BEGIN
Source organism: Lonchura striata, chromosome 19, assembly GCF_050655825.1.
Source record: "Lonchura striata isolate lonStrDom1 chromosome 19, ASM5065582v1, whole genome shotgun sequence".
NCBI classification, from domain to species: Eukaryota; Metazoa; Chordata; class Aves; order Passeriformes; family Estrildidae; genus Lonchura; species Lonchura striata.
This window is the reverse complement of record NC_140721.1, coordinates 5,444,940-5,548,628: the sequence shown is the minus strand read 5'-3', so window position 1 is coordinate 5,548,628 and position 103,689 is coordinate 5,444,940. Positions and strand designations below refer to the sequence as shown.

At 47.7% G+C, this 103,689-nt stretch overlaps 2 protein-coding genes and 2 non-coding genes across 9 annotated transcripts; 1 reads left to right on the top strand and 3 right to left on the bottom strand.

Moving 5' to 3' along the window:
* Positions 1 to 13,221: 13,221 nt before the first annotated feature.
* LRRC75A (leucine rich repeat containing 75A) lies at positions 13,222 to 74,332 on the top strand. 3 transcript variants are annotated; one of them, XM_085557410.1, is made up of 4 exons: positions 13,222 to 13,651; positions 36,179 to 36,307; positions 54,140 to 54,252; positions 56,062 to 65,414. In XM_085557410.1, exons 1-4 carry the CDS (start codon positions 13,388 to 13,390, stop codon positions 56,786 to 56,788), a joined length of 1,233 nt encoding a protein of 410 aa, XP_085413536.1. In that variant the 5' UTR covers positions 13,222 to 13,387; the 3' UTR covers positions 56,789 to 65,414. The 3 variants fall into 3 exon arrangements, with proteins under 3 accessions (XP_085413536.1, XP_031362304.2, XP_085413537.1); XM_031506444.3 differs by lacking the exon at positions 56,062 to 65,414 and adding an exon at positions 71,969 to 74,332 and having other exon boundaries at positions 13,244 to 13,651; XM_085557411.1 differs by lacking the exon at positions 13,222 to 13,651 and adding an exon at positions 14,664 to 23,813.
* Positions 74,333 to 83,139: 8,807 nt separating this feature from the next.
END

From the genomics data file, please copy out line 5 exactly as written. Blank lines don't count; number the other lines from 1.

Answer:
At 47.7% G+C, this 103,689-nt stretch overlaps 2 protein-coding genes and 2 non-coding genes across 9 annotated transcripts; 1 reads left to right on the top strand and 3 right to left on the bottom strand.